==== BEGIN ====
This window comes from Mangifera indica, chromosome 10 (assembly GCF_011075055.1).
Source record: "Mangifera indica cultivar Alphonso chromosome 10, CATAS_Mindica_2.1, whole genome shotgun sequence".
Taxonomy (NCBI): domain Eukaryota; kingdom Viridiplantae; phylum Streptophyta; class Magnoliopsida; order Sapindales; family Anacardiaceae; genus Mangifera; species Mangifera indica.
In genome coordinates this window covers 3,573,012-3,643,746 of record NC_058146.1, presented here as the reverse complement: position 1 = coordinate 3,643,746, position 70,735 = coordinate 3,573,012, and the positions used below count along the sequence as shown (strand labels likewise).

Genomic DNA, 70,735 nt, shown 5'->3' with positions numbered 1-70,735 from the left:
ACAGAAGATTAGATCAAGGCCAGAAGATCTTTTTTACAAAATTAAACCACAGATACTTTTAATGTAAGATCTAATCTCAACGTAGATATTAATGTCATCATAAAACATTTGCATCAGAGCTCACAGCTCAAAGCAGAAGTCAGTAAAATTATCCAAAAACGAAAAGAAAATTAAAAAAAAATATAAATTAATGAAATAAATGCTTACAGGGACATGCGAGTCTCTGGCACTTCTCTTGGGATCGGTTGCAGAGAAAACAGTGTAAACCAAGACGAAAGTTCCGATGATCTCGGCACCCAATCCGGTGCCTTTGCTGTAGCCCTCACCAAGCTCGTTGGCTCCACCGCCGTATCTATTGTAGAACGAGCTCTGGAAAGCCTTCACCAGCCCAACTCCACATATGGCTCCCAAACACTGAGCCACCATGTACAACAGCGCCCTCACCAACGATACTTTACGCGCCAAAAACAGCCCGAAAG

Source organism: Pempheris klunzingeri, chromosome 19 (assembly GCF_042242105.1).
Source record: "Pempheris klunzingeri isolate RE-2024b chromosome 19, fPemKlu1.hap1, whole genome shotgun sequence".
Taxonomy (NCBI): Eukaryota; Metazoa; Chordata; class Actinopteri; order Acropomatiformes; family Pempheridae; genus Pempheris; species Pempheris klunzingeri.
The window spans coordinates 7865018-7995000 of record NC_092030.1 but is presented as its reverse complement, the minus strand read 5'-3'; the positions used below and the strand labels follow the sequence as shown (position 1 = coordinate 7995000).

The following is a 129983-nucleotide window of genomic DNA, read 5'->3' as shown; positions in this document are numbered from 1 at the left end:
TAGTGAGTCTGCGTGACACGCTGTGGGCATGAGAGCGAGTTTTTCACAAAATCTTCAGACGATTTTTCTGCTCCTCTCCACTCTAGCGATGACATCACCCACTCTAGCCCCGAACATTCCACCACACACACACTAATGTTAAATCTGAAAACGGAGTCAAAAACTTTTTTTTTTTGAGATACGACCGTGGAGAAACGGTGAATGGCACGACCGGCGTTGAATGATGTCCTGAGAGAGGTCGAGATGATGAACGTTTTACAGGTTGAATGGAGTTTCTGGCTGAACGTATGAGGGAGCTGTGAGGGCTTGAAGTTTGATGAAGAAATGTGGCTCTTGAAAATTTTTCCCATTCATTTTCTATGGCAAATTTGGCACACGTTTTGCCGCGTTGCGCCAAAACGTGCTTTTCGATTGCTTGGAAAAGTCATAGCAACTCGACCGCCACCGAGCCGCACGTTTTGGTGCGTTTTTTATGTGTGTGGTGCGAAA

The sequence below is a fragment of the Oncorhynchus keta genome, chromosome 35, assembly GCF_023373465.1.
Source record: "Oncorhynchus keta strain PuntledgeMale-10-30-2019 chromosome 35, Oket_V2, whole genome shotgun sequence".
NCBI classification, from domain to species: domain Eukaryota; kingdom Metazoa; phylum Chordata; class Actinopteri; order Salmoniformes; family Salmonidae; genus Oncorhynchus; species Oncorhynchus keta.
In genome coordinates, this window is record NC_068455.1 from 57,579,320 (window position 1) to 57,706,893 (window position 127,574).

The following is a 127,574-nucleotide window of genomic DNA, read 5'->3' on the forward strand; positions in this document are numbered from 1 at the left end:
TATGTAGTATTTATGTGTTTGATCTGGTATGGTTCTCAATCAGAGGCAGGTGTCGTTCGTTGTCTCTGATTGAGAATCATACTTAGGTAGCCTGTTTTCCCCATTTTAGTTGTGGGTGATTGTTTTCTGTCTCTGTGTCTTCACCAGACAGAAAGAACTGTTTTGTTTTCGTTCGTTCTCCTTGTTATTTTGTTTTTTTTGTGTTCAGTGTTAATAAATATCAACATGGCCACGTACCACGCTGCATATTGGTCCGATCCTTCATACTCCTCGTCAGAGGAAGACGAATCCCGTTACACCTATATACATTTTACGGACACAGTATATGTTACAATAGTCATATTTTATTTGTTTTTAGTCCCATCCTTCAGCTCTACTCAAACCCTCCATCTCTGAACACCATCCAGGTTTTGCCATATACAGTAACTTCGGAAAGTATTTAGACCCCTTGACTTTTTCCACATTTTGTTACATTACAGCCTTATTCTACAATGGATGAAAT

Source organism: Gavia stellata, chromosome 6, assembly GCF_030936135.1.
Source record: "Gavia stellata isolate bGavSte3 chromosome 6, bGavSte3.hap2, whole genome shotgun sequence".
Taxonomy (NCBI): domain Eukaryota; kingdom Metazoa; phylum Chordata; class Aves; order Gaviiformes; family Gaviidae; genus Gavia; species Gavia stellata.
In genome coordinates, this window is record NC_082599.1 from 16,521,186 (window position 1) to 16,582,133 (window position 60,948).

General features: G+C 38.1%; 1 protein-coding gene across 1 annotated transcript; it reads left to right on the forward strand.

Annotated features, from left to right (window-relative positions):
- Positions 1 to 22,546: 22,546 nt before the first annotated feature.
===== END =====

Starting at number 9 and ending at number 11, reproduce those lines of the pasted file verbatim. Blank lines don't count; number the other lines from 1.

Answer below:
Taxonomy (NCBI): Eukaryota; Metazoa; Chordata; class Actinopteri; order Acropomatiformes; family Pempheridae; genus Pempheris; species Pempheris klunzingeri.
The window spans coordinates 7865018-7995000 of record NC_092030.1 but is presented as its reverse complement, the minus strand read 5'-3'; the positions used below and the strand labels follow the sequence as shown (position 1 = coordinate 7995000).

The following is a 129983-nucleotide window of genomic DNA, read 5'->3' as shown; positions in this document are numbered from 1 at the left end: